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  6. Barefoot Dama

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    Alright TJ you're on a roll keep them coming:happy:
     

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  7. Bare Lee

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    If you really want to keep them coming, don't forget: FELLA-tio & Serv-a-DUDE!
     
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  8. otoole4info

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    What did I start here with this post?

    Well anyway here is an update on my men-is-cuss issue. I think my issue goes deeper, I'm going to see if I can get an MRI of the knee.

    I haven't run since last Thursday and decided to go out for an easy 2 miles to see where I stand.

    Needless to say as much as I don't want to do it, I'm going to skip the 26.2...... It really ticks me off, but I guess ultimately it's my own fault for pushing too hard with training.

    I've located a spot on the inside of the tibia, just below the knee that if you lightly tap on it, it sends a sharp pain that I would say is equivalent to a knife being stabbed into the bone.

    What are your thoughts?
     
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  9. Bare Lee

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    Bummer about dropping the marathon. I feel for you. Very hard after all the training.

    That could still be a men-is-cuss is-sue. For a long time I thought I had a sore MCL or something at the attachment to the tibia. I could never figure it out.

    The actual meniscus cartilage is aneural, so it won't give you any pain, but when the meniscus isn't doing its job properly--stabilizing and shock absorbing--the articular cartilage at the ends of the bones and the bones themselves can become irritated, arthritic, and this causes the pain. For me it's usually a two-inch square area on the lower, medial side of the knee joint that becomes very painful to the touch, just as you describe. It only becomes stiff and swollen if I continue to push things. The MRI should clear things up one way or the other.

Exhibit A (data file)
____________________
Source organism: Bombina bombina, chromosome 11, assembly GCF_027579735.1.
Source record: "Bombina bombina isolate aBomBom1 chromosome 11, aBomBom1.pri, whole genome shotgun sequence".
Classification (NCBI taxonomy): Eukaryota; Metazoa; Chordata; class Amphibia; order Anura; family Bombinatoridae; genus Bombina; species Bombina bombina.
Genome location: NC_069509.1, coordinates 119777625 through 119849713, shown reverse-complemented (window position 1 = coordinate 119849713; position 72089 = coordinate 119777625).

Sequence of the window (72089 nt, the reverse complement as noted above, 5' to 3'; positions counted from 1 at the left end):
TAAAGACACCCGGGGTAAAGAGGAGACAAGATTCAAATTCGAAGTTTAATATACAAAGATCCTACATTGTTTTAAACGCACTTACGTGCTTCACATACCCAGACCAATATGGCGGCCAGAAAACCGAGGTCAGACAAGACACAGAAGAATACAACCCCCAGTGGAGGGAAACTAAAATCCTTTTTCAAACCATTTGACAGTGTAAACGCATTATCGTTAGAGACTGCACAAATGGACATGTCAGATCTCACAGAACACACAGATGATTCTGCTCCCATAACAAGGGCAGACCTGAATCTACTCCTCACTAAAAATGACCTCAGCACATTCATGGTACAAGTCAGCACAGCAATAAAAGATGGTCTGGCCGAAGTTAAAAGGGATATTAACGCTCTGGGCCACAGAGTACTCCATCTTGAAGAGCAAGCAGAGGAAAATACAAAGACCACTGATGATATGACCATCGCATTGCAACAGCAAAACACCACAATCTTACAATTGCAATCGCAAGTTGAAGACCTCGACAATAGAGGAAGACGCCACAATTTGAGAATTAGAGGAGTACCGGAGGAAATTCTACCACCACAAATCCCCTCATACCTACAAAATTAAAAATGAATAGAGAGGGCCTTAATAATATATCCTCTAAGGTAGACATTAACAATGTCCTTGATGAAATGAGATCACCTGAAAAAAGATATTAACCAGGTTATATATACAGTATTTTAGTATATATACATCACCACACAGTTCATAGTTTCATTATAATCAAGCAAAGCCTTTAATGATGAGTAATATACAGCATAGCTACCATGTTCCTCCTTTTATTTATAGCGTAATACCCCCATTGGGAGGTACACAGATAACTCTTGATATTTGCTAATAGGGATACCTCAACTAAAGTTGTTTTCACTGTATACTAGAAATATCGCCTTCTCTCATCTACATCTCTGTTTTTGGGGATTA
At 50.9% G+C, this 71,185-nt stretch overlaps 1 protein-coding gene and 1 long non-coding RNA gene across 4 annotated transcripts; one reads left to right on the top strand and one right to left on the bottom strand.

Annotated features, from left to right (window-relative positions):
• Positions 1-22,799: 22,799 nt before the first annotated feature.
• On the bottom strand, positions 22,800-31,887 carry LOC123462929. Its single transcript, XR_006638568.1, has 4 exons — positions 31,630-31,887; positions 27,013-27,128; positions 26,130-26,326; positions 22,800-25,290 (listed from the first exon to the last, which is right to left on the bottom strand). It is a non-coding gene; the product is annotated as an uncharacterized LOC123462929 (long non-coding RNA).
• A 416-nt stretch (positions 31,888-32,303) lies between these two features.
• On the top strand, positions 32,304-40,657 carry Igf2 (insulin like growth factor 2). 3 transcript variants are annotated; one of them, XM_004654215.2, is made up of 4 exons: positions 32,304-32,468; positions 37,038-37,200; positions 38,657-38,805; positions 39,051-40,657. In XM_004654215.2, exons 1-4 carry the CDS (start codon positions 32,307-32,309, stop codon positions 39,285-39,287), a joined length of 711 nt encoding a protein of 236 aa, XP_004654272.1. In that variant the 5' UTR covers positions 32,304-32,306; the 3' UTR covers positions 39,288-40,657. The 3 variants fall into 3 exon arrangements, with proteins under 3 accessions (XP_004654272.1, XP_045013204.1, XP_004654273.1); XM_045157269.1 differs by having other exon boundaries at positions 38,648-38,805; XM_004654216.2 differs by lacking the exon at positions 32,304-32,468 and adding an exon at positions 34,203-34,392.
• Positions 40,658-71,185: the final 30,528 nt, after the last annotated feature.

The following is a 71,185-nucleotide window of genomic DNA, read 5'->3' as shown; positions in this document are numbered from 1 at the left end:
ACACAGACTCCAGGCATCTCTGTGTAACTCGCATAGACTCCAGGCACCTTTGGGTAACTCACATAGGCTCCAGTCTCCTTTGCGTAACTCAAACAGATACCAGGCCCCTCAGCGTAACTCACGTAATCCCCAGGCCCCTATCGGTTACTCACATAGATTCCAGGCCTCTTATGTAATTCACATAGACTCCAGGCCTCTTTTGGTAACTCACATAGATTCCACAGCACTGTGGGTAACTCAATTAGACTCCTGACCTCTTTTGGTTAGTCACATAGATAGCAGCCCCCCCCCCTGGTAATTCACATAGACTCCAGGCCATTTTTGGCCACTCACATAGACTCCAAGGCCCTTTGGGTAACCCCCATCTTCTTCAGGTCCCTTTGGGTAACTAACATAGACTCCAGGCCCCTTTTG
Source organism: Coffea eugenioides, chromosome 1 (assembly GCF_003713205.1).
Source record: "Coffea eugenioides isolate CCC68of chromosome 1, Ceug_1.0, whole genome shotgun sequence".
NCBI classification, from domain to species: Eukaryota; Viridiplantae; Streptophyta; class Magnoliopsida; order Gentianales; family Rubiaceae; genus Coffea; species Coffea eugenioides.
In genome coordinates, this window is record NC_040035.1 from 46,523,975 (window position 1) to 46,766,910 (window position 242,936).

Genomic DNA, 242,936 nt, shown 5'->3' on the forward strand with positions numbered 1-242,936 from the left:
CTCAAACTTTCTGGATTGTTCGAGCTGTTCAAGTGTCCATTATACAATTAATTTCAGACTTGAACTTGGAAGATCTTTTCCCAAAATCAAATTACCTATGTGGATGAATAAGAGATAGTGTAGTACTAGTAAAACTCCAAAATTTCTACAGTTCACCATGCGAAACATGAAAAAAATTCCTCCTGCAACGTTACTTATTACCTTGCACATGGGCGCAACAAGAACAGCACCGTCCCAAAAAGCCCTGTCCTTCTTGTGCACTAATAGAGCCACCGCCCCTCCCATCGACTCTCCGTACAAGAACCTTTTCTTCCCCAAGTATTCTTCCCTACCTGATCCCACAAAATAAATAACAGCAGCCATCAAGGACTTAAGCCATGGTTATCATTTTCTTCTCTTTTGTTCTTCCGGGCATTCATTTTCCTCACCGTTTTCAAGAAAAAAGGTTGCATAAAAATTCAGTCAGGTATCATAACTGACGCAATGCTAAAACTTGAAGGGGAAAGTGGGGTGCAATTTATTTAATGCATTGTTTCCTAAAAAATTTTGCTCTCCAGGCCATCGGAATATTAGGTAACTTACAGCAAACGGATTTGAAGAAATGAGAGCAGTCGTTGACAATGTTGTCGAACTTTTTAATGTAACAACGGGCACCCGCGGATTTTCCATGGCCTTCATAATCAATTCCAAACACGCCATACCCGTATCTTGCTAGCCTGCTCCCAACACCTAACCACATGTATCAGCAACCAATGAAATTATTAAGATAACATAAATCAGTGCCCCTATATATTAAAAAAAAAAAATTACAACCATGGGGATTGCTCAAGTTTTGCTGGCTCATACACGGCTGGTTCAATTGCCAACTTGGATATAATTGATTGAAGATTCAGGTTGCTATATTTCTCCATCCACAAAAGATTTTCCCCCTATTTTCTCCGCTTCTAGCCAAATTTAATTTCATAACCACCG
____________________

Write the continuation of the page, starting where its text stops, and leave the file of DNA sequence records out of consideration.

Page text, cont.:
The meniscus is also largely ahemal, with a poor blood supply, which is why it, unlike, say, the skin, has a hard time regenerating itself. Instead, it can simply wear out before the rest of the body does, like hair coloring. Basically, it rots.

    My knee continues to feel better and better. It's just a little stiff now after a workout, might feel completely normal within another two weeks or a month. So I'm hopeful it will be manageable for many years to come before I have to consider the dreaded knee-replacement surgery.

    This is an incredibly common problem for people in their fourth or fifth decades. A lot of people never get it diagnosed. They just learn to live with cranky knees until the pain becomes chronic, then insert titanium. It's a genetic predisposition, so there's nothing you can do about it. Bipedalism is still evolving, and middle-aged people have learned how to survive without having to run much. Then humankind discovered bicycles, many millennia after the wheel, to help stay fit.
     
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  10. migangelo

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    tapping on your bone and feeling that sharp pain suggests fracture. it's good of you to skip the run and go get checked out.
     

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  11. otoole4info

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    I'll find out for sure hopefully what the issue is tomorrow, got an appointment at a sports clinic.
     
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  12. otoole4info

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    Had an appointment this past Tuesday at a sports clinic locally and the PA there was able to trigger the pain doing a bit of manipulation. He determined and is pretty certain my issue is Pes Anserine Bursitis, need to do some cross training and some muscle strengthening for a bit and ease back into running.

    I am at fault for attempting to train for a marathon in 30 days after not running once 2 months prior. Oh well, this will give me time to work out a race schedule for 2016.